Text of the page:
Thursday, January 5, 2012
Last night Sarah and Kristan were very excited to attend the first stop on Marissa Meyer's book tour! Cincinnati, Ohio...who would have thought?!? But Joseph Beth has consistently brought in some fantastic YA authors for readings/signings. (And adult authors too, like Erin Morgenstern at the end of the month!) For those of us not in NY or other highly-concentrated literary areas, it is MUCH appreciated.

(Sarah, Marissa Meyer, Kristan)

If you haven't heard of CINDER, where have you been?!? This book (and series) has gotten a lot of attention for not only securing a four-book deal, but because it's a Sci-Fi take on Cinderella (and subsequently other fairytales), which is, in a word, brilliant! As Marissa said herself, she was really surprised (and perhaps relieved?) no one had thought of it before. We're so glad she did!

One of the people in attendance asked about the setting for CINDER, which is a futuristic Eastern nation that encompasses what we know in the real world as Japan, Korea, China, India, and parts of Russia. In fact, the character names reflect a fusion of these cultures. Meyer explained that she partly chose this setting because she started her career writing Sailor Moon fanfiction (how cool is that?) In fact, a lot of her inspiration comes from this and from wondering "What is Disney not telling us?" in regards to fairytales.

When asked about books she read as a child, she mentioned getting a copy of Hans Christian Anderson fairytales and her excitement upon seeing the first story--"The Little Mermaid." She had just seen this at the movies, but quickly found out that the real tale ends quite differently. CINDER, of course is not a Disney version of the tale either. As a heroine, Cinder is part human, part machine and faces a lot of slack for it. Here's hoping she gets the Prince (but you just know she's not leaving a glass slipper behind...)

Marissa did a reading from page 42 (randomly picked by the audience), which is always great to hear from the voice of the author. The way she read it gave just a hint of the fun and uniqueness of the story.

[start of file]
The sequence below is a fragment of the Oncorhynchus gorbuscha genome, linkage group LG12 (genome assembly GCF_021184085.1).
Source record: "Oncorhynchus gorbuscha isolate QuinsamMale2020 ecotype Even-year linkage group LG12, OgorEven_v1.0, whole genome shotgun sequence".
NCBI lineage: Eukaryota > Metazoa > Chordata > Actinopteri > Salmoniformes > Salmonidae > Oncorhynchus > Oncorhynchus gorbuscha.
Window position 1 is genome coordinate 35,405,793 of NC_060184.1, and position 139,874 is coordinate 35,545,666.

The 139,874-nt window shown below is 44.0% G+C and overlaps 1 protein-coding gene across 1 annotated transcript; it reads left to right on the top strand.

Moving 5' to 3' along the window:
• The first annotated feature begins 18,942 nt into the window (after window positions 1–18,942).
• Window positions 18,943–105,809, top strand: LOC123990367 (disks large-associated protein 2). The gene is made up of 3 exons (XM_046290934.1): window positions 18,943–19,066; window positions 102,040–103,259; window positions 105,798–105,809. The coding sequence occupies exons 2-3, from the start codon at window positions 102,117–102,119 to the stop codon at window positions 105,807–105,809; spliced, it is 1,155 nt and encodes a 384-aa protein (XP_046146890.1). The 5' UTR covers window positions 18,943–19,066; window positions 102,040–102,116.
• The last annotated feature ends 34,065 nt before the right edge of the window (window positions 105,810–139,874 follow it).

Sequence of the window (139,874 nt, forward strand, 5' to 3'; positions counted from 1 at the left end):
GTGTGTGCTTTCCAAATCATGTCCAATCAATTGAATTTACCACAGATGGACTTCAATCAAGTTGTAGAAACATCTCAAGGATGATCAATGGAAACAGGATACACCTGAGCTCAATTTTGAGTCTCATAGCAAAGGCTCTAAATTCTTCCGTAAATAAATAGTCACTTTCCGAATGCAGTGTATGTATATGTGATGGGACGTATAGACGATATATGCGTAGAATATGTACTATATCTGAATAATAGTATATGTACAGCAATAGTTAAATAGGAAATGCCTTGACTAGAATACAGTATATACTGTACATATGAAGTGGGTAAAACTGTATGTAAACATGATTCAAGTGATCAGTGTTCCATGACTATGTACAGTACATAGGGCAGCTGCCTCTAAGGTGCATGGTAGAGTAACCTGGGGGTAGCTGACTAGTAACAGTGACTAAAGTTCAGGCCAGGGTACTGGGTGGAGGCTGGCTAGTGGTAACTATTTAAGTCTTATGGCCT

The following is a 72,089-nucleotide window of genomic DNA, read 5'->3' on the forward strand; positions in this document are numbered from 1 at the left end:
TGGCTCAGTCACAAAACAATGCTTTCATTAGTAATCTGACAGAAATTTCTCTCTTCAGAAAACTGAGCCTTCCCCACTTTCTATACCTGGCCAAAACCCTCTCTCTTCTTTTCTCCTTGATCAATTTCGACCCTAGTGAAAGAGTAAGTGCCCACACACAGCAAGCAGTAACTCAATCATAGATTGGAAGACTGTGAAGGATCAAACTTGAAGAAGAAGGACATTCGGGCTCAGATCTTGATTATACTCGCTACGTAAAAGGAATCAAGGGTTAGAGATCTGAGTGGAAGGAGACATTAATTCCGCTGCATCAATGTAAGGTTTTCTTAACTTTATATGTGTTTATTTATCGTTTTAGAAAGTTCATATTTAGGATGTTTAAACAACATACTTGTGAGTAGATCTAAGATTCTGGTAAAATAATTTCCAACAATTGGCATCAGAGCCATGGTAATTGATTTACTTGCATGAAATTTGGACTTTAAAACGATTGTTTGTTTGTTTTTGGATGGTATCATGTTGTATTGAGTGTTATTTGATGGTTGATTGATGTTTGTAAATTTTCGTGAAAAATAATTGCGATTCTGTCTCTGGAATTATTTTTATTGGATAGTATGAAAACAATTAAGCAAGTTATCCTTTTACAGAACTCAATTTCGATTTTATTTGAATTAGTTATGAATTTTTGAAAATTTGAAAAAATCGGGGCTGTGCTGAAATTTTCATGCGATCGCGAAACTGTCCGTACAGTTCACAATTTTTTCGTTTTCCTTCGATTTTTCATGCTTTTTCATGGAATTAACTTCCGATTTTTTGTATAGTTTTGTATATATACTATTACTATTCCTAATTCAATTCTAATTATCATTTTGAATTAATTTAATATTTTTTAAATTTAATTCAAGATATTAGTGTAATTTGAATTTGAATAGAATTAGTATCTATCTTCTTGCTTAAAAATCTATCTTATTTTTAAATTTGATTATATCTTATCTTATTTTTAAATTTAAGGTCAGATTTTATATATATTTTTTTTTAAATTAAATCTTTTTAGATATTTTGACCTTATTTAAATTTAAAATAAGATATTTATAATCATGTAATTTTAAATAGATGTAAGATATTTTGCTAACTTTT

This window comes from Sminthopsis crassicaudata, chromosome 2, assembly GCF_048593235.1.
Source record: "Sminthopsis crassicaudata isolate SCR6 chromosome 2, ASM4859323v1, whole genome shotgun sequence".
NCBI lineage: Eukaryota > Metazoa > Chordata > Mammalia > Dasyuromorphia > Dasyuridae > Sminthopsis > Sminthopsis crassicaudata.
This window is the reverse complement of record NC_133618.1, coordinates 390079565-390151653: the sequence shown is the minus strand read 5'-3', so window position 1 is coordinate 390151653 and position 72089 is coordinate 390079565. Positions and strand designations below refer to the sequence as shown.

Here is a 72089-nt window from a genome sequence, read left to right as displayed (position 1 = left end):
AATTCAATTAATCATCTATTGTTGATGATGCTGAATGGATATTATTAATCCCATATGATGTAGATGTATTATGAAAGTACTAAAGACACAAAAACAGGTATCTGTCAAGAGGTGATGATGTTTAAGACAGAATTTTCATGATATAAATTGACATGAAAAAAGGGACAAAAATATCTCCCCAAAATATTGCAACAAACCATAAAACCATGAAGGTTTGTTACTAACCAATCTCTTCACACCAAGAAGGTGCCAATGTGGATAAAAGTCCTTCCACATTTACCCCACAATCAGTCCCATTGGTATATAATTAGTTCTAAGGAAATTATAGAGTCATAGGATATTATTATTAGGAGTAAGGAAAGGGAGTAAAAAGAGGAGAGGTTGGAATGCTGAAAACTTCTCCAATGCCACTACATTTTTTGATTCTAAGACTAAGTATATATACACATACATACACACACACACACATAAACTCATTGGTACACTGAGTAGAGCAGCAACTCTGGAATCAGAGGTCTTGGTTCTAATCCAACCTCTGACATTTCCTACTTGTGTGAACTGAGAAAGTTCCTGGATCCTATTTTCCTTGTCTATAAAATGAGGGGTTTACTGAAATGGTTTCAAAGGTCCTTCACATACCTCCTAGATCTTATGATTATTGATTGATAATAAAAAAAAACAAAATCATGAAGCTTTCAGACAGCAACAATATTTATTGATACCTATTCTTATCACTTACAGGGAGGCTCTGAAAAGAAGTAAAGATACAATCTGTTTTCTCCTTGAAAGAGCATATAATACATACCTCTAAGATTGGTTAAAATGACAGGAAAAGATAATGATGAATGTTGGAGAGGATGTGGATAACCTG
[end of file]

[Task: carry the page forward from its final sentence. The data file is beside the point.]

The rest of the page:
I can't wait for Kristan to read this book so I can get my hands on it...of course, there's now a stack of autographed copies in stock at Joseph Beth. I might have to run back down there and get my own!

Speaking of books...congrats to our winners of our Holly Jolly Giveaway: Roro won SHATTER ME, Ashley won DASH & LILY'S BOOK OF DARES, and Jackie won THE LION, THE WITCH, AND THE WARDROBE. Thanks for entering and you should be receiving them soon!!

Tuesday, January 3, 2012
Well, Happy New Year!

We like beginnings and change, the ticking clock that keeps us busting through the scenes of a life. Although, not sure we like resolutions, which seem so resolved. Much prefer "flexolutions." :)

What about you? Have you created goals for yourself with your precious time in the universe?

While you're thinking, have a read of some freshly fresh 2012 tweets:

Cheers for spot-on advice:

And cheers to remembering to enjoy life...

...craziness and all:

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about us

Stephanie, Ingrid, Sarah & Kristan — we read, write, discuss and celebrate Young Adult lit.



on the shelf

The Bitter Kingdom
Wild Awake
The Raven Boys
Mind Games
Eleanor and Park
The Shattered Mountain
The Shadow Cats
Froi of the Exiles
Days of Blood & Starlight
Every Day
Jellicoe Road
Finnikin of the Rock
Guitar Notes
The Dead-Tossed Waves
The Crown of Embers
New House 5: How A Dorm Becomes A Home
The Fault in Our Stars